Feedback from assignment 1-3
Overall I think the feedback I get is positive. Tutors (I have had two on this course), have commented that my commitment is coherent, that I choose good exhibitions etc to visit and that my learning log is consistent and clearly laid out.
My work is' thorough' one said, and I have worked experimentally on samples. Connections between my own work and that of other artists was given favourable comment, and I get a feeling that my work style and process is OK.
you have used drawing to explore photographs as a way of generating design ideas. This is an excellent way of working and I encourage you to continue to develop this method of working.
On the learning log - one tutor said I was using an academic style, the other said that it is 'articulate and reflective in a loose functional style'. So, not sure what to make of this. One also said that I should spend more on my practice and less on writing, while the other said that I should include all my information from the workbook, and to describe my work more fully. Well, this is a finely balanced thing. I have throughout stated that I will not put any images on the blog that carry risks of breaching copyright, I will be placing links to other people's work instead. And in terms of describing my work, I find this a difficult thing to balance - the blog takes a lot of time to complete, it is a slower process to write than to talk, which is a short-coming of not having face to face tutorials with the work in the room to discuss with a tutor.
In assignment two the advisory pointers included:
Explore a theme, create mind maps and observational drawings to respond to through your assignment work.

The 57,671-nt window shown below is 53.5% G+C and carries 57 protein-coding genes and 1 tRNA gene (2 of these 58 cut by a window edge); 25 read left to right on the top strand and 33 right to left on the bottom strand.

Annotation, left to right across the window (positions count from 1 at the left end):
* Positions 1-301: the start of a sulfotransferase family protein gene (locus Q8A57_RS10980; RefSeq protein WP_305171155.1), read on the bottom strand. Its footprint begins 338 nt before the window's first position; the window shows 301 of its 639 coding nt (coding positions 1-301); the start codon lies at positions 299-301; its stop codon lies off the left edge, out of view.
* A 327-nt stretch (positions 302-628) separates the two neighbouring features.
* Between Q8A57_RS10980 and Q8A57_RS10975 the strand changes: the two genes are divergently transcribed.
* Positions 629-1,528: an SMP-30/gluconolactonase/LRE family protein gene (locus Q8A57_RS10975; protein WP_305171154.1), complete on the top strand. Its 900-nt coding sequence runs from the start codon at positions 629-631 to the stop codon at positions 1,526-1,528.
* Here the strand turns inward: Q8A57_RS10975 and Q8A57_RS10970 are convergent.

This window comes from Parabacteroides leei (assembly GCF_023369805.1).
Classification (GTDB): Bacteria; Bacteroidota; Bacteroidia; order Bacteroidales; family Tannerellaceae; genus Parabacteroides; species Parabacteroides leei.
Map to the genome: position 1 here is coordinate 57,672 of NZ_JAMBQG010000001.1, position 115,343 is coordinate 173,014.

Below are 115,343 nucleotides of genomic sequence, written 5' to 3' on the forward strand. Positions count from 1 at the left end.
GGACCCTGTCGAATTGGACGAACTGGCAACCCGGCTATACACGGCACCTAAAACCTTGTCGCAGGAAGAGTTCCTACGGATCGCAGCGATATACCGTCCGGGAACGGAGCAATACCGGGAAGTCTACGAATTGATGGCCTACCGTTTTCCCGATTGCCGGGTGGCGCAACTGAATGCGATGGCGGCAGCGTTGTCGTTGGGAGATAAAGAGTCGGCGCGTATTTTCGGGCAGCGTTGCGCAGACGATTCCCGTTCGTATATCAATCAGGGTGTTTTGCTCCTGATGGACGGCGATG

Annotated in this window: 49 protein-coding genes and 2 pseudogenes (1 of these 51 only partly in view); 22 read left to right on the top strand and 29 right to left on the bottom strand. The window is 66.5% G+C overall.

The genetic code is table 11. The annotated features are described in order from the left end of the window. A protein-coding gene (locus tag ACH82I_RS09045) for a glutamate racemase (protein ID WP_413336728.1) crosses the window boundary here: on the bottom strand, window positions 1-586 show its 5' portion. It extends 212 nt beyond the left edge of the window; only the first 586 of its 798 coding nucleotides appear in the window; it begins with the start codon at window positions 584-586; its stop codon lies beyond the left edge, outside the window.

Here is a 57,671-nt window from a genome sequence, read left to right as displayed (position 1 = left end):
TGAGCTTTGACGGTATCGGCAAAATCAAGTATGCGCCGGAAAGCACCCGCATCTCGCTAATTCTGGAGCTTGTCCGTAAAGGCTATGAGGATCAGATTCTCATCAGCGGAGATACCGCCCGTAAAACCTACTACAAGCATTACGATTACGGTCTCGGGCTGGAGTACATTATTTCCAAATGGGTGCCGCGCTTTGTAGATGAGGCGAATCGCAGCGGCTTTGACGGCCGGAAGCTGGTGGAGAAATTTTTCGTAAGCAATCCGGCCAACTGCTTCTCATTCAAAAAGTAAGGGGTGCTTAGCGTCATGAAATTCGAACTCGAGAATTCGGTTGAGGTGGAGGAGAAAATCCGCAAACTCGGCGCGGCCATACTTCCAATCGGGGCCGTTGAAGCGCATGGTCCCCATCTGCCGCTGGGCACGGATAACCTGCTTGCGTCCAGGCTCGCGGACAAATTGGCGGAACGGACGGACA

Further, from assignment three:
● Continue to work experimentally with your materials
● Maintain the development of your online learning log
● Draw and mark make regularly in a personal sketchbook
● Consider doing a section of the Foundations for Textiles Course.
For my second assignment I also got some surprising feedback - The tutor thought I hadn't machine stitched into soluble fabric to create new fabric before. I am not sure what made her say that, I had used that technique for my textiles A-level (the final exam piece she had seen in a separate email), and she also suggested I might stitch into my final printed sample, which I had done. Of course she had not seen the final sample, but I am sure I had explained this about the piece in the blog.
You have mentioned that you’d like more time creating the work; perhaps this is worth considering? I’d like to see you extending your pieces, when something has gone well, recreating and extending it whilst neglecting what was no so positive about a piece until you have reworked a piece several times with reflections at each stage.
I suggest you explore the colour you use for your samples in more methodical way by creating colour palettes. Use either paints or a computer programme like Photoshop to make colour chips arranged in suitable palettes.
On the final learning points and advice on artist's work to consult provided - this is a funny one. Some of this advice relates to a given assignment and is given in retrospect, and once one is entering another assignment when the feedback arrives from a previous assignment the skill set being tested has changed or may warrant a different approach.
And, not surprisingly, both tutors encouraged drawing more. I do agree with this, but the issue is two-fold - time and skill. I have a busy job and am tired when I get home. I have had some lulls in the course work for that reason, and find that when I get home and work on samples there is little time for additional work on drawing. Hence I voluntarily asked for, and was advised to do, the sketchbook work as I thought that might inspire me further. I will probably do the drawing course after this one to gain in confidence with my drawing skills.